Why Walmart Is Cutting 7,000 Jobs at Its Stores
Walmart (WMT) will cut some 7,000 accounting and invoicing positions within its U.S. stores as the discount retailer redeploys workers to improve in-store customer service.
The largest U.S. retailer, also the country’s largest private employer, plans to eliminate those jobs over the next several months, the Wall Street Journal wrote on Thursday. Those jobs are typically occupied by long-term and often higher-paid store employees, wrote the Journal, which was first to report the news.
The benefit for Walmart is that it could then put more workers on the floor helping customers, something infinitely more valuable to the retailer as it looks to give people a reason to shop at its stores rather than on Amazon.com (AMZN) A company spokesperson confirmed that Walmart expects the affected employees are likely to find customer-facing roles at the Walmart store.
The move follows a test earlier this summer at 500 stores, mostly west of Colorado, to eliminate three administrative jobs related to accounting and invoicing at each store and see if those functions could be replaced by workers in the home office and by machines. The jobs being eliminated involve counting cash or managing invoices for suppliers. Invoicing will be handled by a central office at company headquarters in Arkansas, while money will be counted at each store by a “cash recycler” machine.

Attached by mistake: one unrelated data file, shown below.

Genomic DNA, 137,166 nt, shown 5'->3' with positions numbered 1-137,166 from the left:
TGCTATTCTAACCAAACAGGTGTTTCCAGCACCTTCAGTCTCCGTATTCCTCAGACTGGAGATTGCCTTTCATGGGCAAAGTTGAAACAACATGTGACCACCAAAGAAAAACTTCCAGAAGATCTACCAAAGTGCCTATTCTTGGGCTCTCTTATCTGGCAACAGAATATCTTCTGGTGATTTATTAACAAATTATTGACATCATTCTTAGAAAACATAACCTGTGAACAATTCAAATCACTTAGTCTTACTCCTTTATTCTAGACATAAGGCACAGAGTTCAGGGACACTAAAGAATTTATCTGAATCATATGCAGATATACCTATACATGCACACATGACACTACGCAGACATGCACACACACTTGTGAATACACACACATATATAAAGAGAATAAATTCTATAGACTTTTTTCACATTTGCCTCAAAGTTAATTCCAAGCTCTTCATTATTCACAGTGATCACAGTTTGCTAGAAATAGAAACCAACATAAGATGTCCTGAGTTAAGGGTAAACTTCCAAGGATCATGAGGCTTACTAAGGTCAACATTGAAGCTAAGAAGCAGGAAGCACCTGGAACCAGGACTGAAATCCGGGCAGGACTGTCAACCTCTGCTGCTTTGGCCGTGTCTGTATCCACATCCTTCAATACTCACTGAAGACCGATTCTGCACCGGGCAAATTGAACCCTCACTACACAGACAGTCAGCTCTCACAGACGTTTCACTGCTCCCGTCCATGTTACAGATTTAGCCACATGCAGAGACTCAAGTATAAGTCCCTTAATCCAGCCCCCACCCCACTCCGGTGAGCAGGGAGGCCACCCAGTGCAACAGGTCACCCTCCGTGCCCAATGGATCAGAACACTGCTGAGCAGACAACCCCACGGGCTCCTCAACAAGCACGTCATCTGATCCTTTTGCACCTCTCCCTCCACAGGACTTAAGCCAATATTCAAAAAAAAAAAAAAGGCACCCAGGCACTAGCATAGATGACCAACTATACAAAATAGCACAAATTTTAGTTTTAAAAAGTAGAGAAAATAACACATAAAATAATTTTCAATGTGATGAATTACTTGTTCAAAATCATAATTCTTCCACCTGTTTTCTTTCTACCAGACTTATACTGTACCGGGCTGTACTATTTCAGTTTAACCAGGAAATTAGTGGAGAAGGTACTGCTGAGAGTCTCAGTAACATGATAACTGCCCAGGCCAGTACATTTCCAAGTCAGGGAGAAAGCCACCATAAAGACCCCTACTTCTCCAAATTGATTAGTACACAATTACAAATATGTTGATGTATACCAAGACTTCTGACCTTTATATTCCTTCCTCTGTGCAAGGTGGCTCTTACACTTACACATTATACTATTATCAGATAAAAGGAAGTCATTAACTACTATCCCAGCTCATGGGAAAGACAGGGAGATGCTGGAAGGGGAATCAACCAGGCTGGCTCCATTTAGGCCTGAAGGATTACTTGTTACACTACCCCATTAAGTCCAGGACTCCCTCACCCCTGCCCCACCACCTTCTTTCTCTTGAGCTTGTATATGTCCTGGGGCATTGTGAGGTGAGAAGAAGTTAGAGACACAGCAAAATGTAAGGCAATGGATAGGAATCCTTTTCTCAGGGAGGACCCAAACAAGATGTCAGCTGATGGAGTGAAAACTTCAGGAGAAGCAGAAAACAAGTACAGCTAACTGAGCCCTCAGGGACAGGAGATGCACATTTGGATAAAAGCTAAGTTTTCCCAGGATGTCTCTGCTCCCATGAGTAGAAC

The new cuts come as Walmart looks to shift more of its spending onto employees who work on the store floor stocking shelves and interacting with customers. The company said at its annual shareholder meeting in June that customer satisfaction scores had risen 79 weeks in a row, a momentum it wants to continue. Walmart has enjoyed eight straight quarters of U.S. same-store sales gains, while traffic has improved for seven periods. At the same time, the company is looking to recover some of what it is spending on wage increases through cost cuts.
Walmart has spent $2.7 billion on raises for store workers to keep them motivated at a time their jobs are more complex than they used to be because of new technologies. The wage hikes over the past two calendar years have taken the minimum hourly pay for store workers to $10 an hour. Walmart employs 1.4 million people in the U.S. Last year the company cut 450 jobs at its headquarters in Bentonville, Ark. to become nimbler.
Walmart’s improving online performance last quarter was the result of years and billions of dollars in investment the retailer has made to bolster its digital offerings, including from the roll-out of its Walmart Pay mobile app to the expansion of free grocery pickup service for orders placed on line, all of which add to a store employee’s workload.